In John Sayles’ New Film, ‘Amigo,’ An Ambiguous Friendship

Waterboarding of Rafael Dacanay: Standard tool of colonization

A still from John Sayles' new film, 'Amigo.'

This article was originally published in The, an online magazine for Filipino Americans in New York, published by Cristina DC Pastor.

By Elton Lugay

John Sayles’s “Amigo” tackles a little known episode in history: the 1899-1902 Philippine-American War.

“I felt like there was a kind of vacuum, that a conversation was not being had about this moment in both Filipino and American history that needed to be restarted,” said Sayles at a recent forum held at the Philippine Consulate.

With “Amigo,” he said he meant to tell this story — not as a massive historical epic, but simply as a snapshot.

At the center of this cinematographically beautiful fiction set in 1900 is cabeza de barangay Rafael Dacanay (Joel Torre), whose family is torn apart by the war. He and his wife grudgingly cooperate with the American soldiers who occupy their village and their home, but his brother and son are insurgent guerrillas fighting U.S. forces from their mountain hideout.

When the American general (Chris Cooper) puts pressure on Rafael to surrender his brother by leading the troops to the rebels’ hideout, the movie picks up in pace and emotional conflict. How Rafael struggles to survive the American occupation and still respect the principles advocated by his brother is at the core of “Amigo’s” message.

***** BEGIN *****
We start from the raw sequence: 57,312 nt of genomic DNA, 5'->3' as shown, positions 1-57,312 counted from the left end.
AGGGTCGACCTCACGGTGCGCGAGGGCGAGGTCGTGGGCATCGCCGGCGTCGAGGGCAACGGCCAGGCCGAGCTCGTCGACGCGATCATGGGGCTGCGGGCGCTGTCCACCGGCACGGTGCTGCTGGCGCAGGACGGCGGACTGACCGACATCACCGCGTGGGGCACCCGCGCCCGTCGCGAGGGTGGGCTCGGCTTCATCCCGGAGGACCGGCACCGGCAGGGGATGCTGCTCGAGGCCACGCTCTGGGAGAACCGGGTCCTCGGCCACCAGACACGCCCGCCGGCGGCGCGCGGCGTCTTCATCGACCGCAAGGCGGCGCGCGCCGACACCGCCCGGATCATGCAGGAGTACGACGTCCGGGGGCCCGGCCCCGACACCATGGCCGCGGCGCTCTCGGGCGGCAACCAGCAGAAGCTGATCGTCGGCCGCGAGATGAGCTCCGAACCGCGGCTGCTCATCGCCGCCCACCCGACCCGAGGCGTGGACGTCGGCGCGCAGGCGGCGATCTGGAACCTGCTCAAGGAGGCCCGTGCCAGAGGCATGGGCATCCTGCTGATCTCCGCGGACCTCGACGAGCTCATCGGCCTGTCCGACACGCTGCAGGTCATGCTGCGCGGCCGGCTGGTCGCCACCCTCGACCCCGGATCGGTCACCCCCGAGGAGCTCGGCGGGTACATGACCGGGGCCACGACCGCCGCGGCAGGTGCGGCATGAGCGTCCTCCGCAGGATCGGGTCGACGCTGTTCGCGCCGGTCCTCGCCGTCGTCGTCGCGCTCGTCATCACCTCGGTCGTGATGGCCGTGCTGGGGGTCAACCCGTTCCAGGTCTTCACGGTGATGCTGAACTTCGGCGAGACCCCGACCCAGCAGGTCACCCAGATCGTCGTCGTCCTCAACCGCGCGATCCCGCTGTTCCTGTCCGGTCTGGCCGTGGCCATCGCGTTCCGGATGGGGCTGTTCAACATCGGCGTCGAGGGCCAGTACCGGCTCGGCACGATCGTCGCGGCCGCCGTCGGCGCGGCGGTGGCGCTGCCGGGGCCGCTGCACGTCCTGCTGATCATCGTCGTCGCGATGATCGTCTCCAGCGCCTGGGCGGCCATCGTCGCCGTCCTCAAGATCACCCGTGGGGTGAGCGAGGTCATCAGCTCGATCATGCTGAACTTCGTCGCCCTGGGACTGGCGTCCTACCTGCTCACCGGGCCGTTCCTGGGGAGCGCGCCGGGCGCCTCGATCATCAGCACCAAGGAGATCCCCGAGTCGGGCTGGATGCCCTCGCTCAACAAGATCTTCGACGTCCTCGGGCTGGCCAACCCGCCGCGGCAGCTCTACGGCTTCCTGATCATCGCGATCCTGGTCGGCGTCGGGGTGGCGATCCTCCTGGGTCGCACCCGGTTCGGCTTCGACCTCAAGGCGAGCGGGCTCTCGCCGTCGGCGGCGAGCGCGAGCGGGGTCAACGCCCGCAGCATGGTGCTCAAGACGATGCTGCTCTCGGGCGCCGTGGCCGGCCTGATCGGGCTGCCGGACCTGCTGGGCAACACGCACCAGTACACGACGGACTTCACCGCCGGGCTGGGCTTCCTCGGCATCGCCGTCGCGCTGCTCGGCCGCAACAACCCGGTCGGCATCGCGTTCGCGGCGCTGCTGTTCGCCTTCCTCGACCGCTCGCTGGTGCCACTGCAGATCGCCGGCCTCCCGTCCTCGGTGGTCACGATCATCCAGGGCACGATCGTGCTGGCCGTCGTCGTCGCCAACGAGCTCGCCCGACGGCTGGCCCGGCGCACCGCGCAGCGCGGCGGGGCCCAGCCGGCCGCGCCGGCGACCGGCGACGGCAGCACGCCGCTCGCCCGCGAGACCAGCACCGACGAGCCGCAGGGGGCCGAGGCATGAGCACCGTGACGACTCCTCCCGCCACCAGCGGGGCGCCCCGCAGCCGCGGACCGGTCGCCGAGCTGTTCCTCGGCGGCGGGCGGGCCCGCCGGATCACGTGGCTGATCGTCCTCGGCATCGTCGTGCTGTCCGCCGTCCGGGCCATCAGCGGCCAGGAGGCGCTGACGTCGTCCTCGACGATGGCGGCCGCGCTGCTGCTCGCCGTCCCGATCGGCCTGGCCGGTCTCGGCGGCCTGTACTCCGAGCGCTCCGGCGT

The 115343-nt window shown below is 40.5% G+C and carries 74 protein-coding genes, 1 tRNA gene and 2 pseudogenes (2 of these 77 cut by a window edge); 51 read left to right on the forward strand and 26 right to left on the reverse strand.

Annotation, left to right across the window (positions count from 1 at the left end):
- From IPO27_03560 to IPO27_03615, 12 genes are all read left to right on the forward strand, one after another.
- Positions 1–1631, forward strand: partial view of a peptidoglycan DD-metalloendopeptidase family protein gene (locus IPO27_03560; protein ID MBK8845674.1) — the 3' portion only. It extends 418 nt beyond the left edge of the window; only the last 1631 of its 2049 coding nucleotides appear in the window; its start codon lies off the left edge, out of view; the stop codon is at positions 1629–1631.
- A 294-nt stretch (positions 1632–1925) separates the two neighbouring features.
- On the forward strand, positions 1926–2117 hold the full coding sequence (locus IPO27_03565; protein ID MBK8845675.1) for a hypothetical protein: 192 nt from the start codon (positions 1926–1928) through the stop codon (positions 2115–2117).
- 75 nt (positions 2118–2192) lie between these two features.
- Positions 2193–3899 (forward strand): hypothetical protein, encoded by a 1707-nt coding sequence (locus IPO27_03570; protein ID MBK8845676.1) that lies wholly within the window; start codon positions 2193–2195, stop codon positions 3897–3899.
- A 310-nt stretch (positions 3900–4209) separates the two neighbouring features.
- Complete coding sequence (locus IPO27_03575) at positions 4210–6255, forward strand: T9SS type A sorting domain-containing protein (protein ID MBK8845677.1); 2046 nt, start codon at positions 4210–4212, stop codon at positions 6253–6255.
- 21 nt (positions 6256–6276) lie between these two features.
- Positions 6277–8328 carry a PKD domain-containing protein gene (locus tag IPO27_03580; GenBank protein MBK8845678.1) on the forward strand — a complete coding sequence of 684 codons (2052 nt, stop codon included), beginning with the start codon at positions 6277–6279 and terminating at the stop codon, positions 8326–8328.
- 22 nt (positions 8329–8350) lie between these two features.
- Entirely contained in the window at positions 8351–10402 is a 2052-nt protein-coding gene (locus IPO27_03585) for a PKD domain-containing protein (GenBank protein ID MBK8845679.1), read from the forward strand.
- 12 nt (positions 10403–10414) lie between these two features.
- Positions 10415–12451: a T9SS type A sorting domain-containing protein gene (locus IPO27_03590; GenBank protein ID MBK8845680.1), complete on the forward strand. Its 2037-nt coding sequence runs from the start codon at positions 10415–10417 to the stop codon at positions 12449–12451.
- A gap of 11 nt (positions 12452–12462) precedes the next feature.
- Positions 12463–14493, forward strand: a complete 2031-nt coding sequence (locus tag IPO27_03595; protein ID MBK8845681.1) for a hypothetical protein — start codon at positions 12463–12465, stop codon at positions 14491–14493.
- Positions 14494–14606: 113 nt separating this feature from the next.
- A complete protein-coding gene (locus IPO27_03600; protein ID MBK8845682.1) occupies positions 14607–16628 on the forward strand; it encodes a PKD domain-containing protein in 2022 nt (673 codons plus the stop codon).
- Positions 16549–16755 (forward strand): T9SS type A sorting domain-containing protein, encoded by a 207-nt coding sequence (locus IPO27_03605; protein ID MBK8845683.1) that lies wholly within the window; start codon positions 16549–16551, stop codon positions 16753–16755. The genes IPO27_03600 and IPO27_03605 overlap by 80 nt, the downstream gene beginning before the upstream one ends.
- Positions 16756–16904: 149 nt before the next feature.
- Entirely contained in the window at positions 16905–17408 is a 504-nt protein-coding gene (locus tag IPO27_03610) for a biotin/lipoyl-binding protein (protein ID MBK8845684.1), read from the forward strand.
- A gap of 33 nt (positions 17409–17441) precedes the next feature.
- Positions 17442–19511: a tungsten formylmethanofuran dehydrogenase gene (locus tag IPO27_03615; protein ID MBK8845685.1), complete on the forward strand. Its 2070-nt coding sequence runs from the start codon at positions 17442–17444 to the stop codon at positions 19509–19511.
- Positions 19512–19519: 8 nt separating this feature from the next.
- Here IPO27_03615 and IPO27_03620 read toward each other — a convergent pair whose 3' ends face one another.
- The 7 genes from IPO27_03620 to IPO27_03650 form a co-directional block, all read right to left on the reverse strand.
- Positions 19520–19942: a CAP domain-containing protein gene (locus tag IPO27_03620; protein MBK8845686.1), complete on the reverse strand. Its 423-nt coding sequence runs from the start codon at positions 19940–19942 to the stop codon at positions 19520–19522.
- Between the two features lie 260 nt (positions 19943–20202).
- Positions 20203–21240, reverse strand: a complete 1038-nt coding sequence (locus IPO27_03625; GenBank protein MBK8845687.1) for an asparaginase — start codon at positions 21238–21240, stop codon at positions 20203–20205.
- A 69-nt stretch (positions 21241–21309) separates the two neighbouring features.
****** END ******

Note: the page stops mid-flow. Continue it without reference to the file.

“Those are hard decisions,” said Sayles, “but it seems to be the central conflict for Filipino people at that time.”

“It’s very hard to tell the good amigos from the bad amigos,” he continued, expounding on the meaning of friendship in a time of war. “They seem like really friendly and nice people, but then they’re the ones who shoot us. And we can’t tell them apart. It’s hard to tell a guy whom we had a nice conversation with in sign language in the morning, is the same guy who shot us when the lights are gone at night.”

Producer Maggie Renzi said the film is not worried about offending anybody.

Read the rest of the story at

AboutFeet in Two Worlds
Feet in Two Worlds brings the work of immigrant and ethnic media journalists from communities across the U.S. to public radio and the web. Since 2005, this award-winning project has expanded the diversity of voices and stories on public radio by presenting the work of journalists representing a broad spectrum of immigrant communities including Arab, Bosnian, Brazilian, Chinese, Haitian, Indian, Irish, Latin American, Pakistani, Polish, and Russian immigrants. Feet in Two Worlds reporters appear on nationally-distributed public radio programs including PRI’s The World, Studio 360, and The Takeaway, American Public Media’s Marketplace and NPR’s Latino USA, as well as on public radio stations WNYC, New York Public Radio, and WDET in Detroit.